How to Sue in a Small Claims Court in North Carolina

By Fraser Sherman

In North Carolina small claims courts — sometimes called magistrate's court — you can wrap up a lawsuit in 15 to 30 minutes, usually without an attorney. The most you can sue or be sued for is $10,000, but some counties impose a lower limit. The courthouse clerk can tell you the maximum in your jurisdiction.

Find the Location

To sue someone in North Carolina, find out where he lives. You must file your suit at the courthouse in the defendant's county of residence. If you have multiple defendants living in different counties, you can name them all as defendants in a single lawsuit in any one of their home counties.

Tip

The North Carolina court system maintains an online list of county courthouses, their location and the directions to get there.

Choose Your Suit

The North Carolina court system has multiple complaint forms. File the one appropriate to your situation. Pick any needed forms up at the courthouse or access them online through Legal Aid of North Carolina's website. Among the standard complaint forms:

  • Complaint for money owed.
  • Complaint to recover possession of personal property.
  • Complaint in summary ejectment. Landlords use this one to have a tenant evicted.

If none of the standard forms fit your situation, you can write your own complaint, using the same format. Keep in mind some issues can't be resolved in small claims court:

  • Criminal offenses.
  • Traffic tickets.
  • Disputes over child support.

Complete the Paperwork

The complaint gives the court your name and address, as well as that of any defendants. If the defendant is a corporation, give the business name, not the names of the managers or owners. State the county in which you're filing suit. The complaint is also the place to spell out the details of the suit — the property you want to recover, the amount of money the defendant owes or whatever your end game may be.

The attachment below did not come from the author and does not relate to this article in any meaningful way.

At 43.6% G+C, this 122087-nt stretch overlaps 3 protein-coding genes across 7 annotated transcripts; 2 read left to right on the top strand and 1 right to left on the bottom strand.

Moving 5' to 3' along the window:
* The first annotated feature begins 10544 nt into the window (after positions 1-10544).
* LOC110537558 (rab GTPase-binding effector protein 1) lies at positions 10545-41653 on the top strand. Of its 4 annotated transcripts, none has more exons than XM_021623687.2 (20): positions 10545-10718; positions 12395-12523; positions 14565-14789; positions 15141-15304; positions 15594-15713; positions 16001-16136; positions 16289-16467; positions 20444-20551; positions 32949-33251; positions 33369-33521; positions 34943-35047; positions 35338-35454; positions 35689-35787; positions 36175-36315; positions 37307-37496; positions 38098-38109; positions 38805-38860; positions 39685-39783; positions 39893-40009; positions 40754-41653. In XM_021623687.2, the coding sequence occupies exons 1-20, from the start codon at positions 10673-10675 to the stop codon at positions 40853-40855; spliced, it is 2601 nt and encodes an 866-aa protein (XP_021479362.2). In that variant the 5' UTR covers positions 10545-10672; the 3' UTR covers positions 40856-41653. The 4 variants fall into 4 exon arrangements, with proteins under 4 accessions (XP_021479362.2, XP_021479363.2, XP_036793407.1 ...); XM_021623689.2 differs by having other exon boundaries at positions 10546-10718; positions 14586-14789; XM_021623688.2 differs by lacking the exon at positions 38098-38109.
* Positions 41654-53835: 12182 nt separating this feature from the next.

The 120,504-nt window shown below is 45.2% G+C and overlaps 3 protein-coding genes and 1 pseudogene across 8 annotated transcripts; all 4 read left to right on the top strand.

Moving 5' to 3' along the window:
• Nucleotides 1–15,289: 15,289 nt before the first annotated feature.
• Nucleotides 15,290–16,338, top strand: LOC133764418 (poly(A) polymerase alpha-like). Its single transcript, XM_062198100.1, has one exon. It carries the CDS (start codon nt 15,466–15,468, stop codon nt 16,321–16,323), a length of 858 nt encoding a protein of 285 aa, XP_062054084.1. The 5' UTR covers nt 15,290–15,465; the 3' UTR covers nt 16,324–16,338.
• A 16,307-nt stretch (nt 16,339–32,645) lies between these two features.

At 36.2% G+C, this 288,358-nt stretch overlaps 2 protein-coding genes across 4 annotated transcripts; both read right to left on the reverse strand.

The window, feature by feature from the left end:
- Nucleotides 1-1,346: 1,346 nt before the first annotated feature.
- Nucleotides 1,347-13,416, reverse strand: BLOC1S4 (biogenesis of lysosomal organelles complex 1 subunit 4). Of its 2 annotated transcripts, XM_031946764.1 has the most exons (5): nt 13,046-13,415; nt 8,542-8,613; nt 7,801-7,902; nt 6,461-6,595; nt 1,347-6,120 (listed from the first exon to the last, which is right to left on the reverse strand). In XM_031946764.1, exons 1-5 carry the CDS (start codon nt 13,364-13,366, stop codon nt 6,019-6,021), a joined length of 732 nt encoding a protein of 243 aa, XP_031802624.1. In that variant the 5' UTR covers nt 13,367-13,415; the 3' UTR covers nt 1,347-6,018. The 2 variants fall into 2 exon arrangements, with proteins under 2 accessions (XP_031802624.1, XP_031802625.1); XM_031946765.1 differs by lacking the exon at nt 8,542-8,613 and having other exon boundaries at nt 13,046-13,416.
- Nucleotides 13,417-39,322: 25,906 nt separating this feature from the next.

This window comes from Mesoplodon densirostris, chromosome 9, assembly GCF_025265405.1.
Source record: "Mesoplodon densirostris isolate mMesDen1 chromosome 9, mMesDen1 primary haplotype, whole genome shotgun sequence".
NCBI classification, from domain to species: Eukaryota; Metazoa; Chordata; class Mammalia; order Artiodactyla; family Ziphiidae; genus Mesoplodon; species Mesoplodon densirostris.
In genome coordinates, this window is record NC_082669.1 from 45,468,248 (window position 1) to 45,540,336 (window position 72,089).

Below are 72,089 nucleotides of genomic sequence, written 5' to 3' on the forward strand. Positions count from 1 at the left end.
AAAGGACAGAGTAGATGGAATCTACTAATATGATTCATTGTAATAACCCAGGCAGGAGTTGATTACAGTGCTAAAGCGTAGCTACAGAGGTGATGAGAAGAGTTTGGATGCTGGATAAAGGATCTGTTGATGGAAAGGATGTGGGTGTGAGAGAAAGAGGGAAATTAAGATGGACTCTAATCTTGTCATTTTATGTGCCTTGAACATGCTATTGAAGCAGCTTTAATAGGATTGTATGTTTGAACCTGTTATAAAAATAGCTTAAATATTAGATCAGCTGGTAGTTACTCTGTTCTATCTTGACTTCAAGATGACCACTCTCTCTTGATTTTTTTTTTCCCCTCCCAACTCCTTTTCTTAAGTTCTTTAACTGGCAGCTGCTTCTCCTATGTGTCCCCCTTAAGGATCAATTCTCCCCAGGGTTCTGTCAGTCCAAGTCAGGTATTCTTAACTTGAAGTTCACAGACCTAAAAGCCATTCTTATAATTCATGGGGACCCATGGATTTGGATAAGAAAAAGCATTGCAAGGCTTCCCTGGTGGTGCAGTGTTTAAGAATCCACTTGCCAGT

File the Suit

To file suit, you'll need to make a copy of the complaint for each defendant, plus one for yourself. Write each defendant a summons as well. Drop them off at the courthouse, or send them by mail, along with the $96 filing fee. If you're mailing the paperwork, you have to pay by money order or cashier's check.

The clerk will fill out the summonses with the date and time of the trial. You can then pay $30 per defendant to have the county sheriff deliver the paperwork for you. The alternative is to send the summons by registered or certified mail, return receipt requested. If you go this route, you must also have a notary certify that you followed correct procedure.

If you win the case, you may able to add the cost of your legal expenses to what the defendant owes you.

Tip

If you can't afford the fees, you can petition the court to let you file as an indigent. If the clerk of court is satisfied you have no money, she can waive the fees. If you're on Supplemental Security Income, food stamps or certain other aid programs, the clerk may accept that as proof you're indigent.

About the Author

A graduate of Oberlin College, Fraser Sherman began writing in 1981. Since then he's researched and written newspaper and magazine stories on city government, court cases, business, real estate and finance, the uses of new technologies and film history. Sherman has worked for more than a decade as a newspaper reporter, and his magazine articles have been published in "Newsweek," "Air & Space," "Backpacker" and "Boys' Life." Sherman is also the author of three film reference books, with a fourth currently under way.

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